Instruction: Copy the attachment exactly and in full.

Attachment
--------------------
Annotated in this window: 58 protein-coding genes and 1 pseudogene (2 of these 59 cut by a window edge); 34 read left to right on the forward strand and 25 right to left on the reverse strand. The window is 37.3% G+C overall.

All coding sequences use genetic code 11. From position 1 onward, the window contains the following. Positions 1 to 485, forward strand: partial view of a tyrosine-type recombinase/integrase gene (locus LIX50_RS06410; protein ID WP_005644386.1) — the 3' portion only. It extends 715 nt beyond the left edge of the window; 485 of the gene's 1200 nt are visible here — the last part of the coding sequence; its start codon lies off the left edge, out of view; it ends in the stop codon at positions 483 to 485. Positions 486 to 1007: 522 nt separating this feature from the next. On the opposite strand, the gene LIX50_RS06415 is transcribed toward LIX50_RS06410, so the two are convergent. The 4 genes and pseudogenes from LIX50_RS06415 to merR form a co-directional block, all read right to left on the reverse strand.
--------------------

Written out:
Annotated in this window: 58 protein-coding genes and 1 pseudogene (2 of these 59 cut by a window edge); 34 read left to right on the forward strand and 25 right to left on the reverse strand. The window is 37.3% G+C overall.

All coding sequences use genetic code 11. From position 1 onward, the window contains the following. Positions 1 to 485, forward strand: partial view of a tyrosine-type recombinase/integrase gene (locus LIX50_RS06410; protein ID WP_005644386.1) — the 3' portion only. It extends 715 nt beyond the left edge of the window; 485 of the gene's 1200 nt are visible here — the last part of the coding sequence; its start codon lies off the left edge, out of view; it ends in the stop codon at positions 483 to 485. Positions 486 to 1007: 522 nt separating this feature from the next. On the opposite strand, the gene LIX50_RS06415 is transcribed toward LIX50_RS06410, so the two are convergent. The 4 genes and pseudogenes from LIX50_RS06415 to merR form a co-directional block, all read right to left on the reverse strand.